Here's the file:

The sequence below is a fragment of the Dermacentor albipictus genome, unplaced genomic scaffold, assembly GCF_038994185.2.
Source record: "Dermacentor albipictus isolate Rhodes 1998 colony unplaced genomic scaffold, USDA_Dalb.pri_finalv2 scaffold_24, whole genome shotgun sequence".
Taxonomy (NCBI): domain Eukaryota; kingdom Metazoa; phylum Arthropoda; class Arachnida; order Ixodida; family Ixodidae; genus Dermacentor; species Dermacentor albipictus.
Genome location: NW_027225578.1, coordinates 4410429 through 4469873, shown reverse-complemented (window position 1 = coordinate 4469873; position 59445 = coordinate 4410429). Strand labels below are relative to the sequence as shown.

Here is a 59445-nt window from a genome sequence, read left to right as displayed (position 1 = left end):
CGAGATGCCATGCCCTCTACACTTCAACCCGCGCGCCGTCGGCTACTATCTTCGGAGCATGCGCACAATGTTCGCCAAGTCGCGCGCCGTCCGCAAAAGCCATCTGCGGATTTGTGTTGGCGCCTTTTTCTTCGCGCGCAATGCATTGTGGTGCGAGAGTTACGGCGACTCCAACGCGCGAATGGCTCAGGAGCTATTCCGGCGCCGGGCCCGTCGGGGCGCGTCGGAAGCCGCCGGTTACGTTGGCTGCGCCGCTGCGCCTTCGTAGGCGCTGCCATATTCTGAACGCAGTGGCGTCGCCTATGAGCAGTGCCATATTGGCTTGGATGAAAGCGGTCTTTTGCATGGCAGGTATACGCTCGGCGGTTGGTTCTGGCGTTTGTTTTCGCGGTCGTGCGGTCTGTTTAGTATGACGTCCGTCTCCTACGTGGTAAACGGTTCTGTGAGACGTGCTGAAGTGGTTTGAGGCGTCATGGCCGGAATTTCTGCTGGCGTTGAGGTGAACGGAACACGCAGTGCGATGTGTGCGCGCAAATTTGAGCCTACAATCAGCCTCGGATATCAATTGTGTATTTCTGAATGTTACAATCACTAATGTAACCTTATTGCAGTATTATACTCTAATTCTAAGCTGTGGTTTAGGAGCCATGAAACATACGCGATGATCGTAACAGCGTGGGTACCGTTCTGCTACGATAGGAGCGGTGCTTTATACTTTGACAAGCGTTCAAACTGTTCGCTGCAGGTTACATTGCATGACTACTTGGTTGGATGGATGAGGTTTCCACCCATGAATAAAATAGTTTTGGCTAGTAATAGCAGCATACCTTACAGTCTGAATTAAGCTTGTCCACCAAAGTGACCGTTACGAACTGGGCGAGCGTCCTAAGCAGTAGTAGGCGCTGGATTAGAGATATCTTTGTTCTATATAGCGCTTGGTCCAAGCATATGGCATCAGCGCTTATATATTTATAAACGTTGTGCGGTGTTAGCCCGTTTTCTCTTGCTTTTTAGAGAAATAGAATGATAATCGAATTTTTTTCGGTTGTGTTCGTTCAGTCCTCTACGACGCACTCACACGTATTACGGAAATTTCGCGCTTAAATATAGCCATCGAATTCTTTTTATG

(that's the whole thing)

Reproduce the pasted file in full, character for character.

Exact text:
The sequence below is a fragment of the Dermacentor albipictus genome, unplaced genomic scaffold, assembly GCF_038994185.2.
Source record: "Dermacentor albipictus isolate Rhodes 1998 colony unplaced genomic scaffold, USDA_Dalb.pri_finalv2 scaffold_24, whole genome shotgun sequence".
Taxonomy (NCBI): domain Eukaryota; kingdom Metazoa; phylum Arthropoda; class Arachnida; order Ixodida; family Ixodidae; genus Dermacentor; species Dermacentor albipictus.
Genome location: NW_027225578.1, coordinates 4410429 through 4469873, shown reverse-complemented (window position 1 = coordinate 4469873; position 59445 = coordinate 4410429). Strand labels below are relative to the sequence as shown.

Here is a 59445-nt window from a genome sequence, read left to right as displayed (position 1 = left end):
CGAGATGCCATGCCCTCTACACTTCAACCCGCGCGCCGTCGGCTACTATCTTCGGAGCATGCGCACAATGTTCGCCAAGTCGCGCGCCGTCCGCAAAAGCCATCTGCGGATTTGTGTTGGCGCCTTTTTCTTCGCGCGCAATGCATTGTGGTGCGAGAGTTACGGCGACTCCAACGCGCGAATGGCTCAGGAGCTATTCCGGCGCCGGGCCCGTCGGGGCGCGTCGGAAGCCGCCGGTTACGTTGGCTGCGCCGCTGCGCCTTCGTAGGCGCTGCCATATTCTGAACGCAGTGGCGTCGCCTATGAGCAGTGCCATATTGGCTTGGATGAAAGCGGTCTTTTGCATGGCAGGTATACGCTCGGCGGTTGGTTCTGGCGTTTGTTTTCGCGGTCGTGCGGTCTGTTTAGTATGACGTCCGTCTCCTACGTGGTAAACGGTTCTGTGAGACGTGCTGAAGTGGTTTGAGGCGTCATGGCCGGAATTTCTGCTGGCGTTGAGGTGAACGGAACACGCAGTGCGATGTGTGCGCGCAAATTTGAGCCTACAATCAGCCTCGGATATCAATTGTGTATTTCTGAATGTTACAATCACTAATGTAACCTTATTGCAGTATTATACTCTAATTCTAAGCTGTGGTTTAGGAGCCATGAAACATACGCGATGATCGTAACAGCGTGGGTACCGTTCTGCTACGATAGGAGCGGTGCTTTATACTTTGACAAGCGTTCAAACTGTTCGCTGCAGGTTACATTGCATGACTACTTGGTTGGATGGATGAGGTTTCCACCCATGAATAAAATAGTTTTGGCTAGTAATAGCAGCATACCTTACAGTCTGAATTAAGCTTGTCCACCAAAGTGACCGTTACGAACTGGGCGAGCGTCCTAAGCAGTAGTAGGCGCTGGATTAGAGATATCTTTGTTCTATATAGCGCTTGGTCCAAGCATATGGCATCAGCGCTTATATATTTATAAACGTTGTGCGGTGTTAGCCCGTTTTCTCTTGCTTTTTAGAGAAATAGAATGATAATCGAATTTTTTTCGGTTGTGTTCGTTCAGTCCTCTACGACGCACTCACACGTATTACGGAAATTTCGCGCTTAAATATAGCCATCGAATTCTTTTTATG